In a recent post I talked about our ongoing meeting schedule, which raised a couple of questions regarding how well-attended those meetings tend to be, plus how we handle disseminating info to those who can’t / don’t make it. I thought the questions (paraphrased below) warranted their own post.
Do you struggle with volunteers or staff who can’t make your meetings?
[Amanda Stanton, Director of Guest Services, Calvary Church, Clearwater, FL]
When it comes to meeting attendance, everything rises and falls on communications and expectations. And while these meetings involve people who are paid to be there as well as those who are showing up as a volunteer, those communications and expectations work much the same way for both groups.
STAFF: As a general rule, our entire staff holds most “all hands” meetings on Tuesdays and Wednesdays, days that all staff members need to plan to hunker down at our central offices. We also try to group similar meetings during the same regular time slot. For example, our Associate Campus Pastors / Directors are often in meetings together each week, but those meetings are led by a different central ministry head. The ministry heads coordinate the day and time so that it’s the same slot each week, but we also “own” a particular week (small groups on the third Wednesday, First Impressions on the fourth Wednesday, etc.). Paid staff are obviously expected to make those meetings a priority. Even in the case of part-time staff, we ask them to work their “real job” or class schedule around the meeting schedule.
VOLUNTEERS: Our High-Capacity Volunteer Cohort brings with it high expectations. Before a potential participant signs up, I share the meeting schedule for all eight months and a close-to-specific layout of reading expectations and other assignments. I let the volunteer know from the beginning that it will be a lot of work, there will be a lot of dollars their church is investing in them, and so there is a lot of understanding that they’ll make the meetings a priority. For some volunteers, they choose to self-select out of the program before it gets started, or ask me to re-ask them in a less-busy season, or have to say no because other obligations won’t allow them. And typically, the ones who do commit are committed. For example, in our just-finished Cohort, almost 60% of our attendees either had perfect attendance or only missed one session. Another third of the participants were at 60-75% of the eight sessions. So all in all, not perfect, but not too shabby for a volunteer event.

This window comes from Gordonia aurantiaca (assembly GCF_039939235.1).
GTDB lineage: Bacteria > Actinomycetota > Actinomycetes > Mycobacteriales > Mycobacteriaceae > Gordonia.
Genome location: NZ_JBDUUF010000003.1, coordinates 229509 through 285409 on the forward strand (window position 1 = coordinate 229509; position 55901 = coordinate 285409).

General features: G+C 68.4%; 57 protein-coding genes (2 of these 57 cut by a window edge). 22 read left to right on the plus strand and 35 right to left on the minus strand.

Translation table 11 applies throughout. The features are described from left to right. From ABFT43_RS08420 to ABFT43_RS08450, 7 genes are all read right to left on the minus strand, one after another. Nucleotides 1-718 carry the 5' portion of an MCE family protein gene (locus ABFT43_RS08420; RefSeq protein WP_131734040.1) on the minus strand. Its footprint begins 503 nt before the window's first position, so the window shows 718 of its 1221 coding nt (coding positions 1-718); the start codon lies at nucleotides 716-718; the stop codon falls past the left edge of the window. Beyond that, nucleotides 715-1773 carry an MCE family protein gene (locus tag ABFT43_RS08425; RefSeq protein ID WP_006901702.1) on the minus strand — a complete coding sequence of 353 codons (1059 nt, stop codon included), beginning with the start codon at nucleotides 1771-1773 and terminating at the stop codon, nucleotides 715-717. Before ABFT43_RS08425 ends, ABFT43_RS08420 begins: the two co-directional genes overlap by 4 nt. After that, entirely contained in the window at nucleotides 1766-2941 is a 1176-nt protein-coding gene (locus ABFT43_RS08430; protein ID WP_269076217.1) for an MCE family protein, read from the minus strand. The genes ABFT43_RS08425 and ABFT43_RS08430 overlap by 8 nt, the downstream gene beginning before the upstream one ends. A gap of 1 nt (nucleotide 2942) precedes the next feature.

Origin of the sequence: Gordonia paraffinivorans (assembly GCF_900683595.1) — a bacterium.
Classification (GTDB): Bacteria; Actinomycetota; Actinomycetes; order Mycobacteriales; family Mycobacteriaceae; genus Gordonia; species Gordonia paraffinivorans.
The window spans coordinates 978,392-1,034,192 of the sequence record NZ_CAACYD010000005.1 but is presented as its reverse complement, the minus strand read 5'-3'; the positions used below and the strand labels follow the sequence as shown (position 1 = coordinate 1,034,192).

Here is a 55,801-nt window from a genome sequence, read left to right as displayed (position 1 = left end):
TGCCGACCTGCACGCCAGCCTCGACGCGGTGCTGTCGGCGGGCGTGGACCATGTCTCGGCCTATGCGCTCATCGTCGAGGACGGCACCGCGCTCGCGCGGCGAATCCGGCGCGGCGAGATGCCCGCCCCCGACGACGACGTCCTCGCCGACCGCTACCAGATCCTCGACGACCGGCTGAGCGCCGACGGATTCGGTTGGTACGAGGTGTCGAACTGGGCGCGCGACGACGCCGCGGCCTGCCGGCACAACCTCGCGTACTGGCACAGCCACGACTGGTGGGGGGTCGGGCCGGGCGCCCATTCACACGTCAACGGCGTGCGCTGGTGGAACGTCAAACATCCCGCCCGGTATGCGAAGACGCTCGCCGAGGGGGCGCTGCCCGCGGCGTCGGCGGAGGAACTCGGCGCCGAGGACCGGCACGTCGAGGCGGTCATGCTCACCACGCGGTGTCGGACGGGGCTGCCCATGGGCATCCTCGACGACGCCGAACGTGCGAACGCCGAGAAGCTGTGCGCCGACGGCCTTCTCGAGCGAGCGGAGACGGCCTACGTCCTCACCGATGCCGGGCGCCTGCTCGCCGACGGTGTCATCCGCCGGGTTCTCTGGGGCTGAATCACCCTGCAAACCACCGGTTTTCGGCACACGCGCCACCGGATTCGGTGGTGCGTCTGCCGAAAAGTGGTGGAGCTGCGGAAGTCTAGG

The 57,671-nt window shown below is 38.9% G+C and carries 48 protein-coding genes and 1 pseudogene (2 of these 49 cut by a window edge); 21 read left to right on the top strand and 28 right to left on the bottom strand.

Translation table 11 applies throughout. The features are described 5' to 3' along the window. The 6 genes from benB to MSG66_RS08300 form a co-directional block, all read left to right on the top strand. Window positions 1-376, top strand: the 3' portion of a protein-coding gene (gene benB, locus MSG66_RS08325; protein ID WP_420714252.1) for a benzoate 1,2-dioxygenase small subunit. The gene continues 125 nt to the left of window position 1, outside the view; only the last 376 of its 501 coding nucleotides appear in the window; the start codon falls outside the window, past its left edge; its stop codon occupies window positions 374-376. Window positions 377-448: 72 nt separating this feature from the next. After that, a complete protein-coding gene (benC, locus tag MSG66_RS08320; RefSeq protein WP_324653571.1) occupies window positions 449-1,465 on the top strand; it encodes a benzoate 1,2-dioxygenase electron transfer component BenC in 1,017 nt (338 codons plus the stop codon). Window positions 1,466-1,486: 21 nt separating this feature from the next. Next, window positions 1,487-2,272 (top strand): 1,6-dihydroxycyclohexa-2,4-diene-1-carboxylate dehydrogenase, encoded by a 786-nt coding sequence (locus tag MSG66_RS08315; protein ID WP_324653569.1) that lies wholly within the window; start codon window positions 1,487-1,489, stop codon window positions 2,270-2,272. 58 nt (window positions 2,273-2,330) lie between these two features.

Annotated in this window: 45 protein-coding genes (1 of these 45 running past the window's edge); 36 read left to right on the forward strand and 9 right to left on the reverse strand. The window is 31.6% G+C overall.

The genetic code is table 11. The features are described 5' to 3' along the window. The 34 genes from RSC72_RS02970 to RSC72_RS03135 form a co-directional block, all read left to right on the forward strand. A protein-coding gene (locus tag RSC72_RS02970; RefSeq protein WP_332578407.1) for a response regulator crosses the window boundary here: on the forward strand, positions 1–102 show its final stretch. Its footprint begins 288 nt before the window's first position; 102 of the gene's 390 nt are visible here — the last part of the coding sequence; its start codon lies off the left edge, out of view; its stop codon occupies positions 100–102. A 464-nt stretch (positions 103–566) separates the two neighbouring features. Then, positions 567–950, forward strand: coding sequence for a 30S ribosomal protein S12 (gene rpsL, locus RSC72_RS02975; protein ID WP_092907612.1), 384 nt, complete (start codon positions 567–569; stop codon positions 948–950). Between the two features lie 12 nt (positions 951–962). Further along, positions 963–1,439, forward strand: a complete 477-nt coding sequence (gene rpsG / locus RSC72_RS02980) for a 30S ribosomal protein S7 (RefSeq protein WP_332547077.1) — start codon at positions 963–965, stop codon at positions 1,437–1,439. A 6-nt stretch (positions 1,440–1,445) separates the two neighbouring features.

Having said all that, there are times when someone has to miss a meeting. So…
What do you do with the staff or volunteers who can’t / don’t make the meeting or training?
[Warren Wilson, Connections Director, Fellowship Bible Church, Topeka, KS]
Vacations happen. Work schedules get changed. Middle-of-the-night sicknesses are a reality. Oversleeping is a thing. So what happens when one of these things happen?
I rarely record these meetings. Many of them are heavily discussion-based, so they don’t lend themselves well to being recorded. Plus, it would involve me or my team remembering to hit the “record” button, and that’s just so hard.
What we will do is provide a complete agenda with notes, hyperlinks, handouts, slide decks, etc. after the meeting is over. For our paid staff, they get a stripped down version of the agenda a week prior to the meeting (so they can prepare), and a completed, finalized version after the meeting (so they can review and/or get links to more information). Our volunteers know the particular reading assignment and the general topic we’ll be discussing, but they don’t get any semblance of an agenda until it’s all over.
Staff and volunteers who miss a meeting are accountable for the information that’s contained in the post-meeting agenda. I’m like your middle school social studies teacher: “I wasn’t in that class” isn’t an excuse.
What I’ve found is that immediate follow up helps with future attendance. I try to make it a habit of getting in touch with every absentee on the same day of the session they missed: simply checking in to see the reason for their absence. It’s a way to communicate that (a) I noticed you weren’t there, (b) I care about what’s going on in your world, and (c) I’m subtly hinting that you need to be back next month. 🙂
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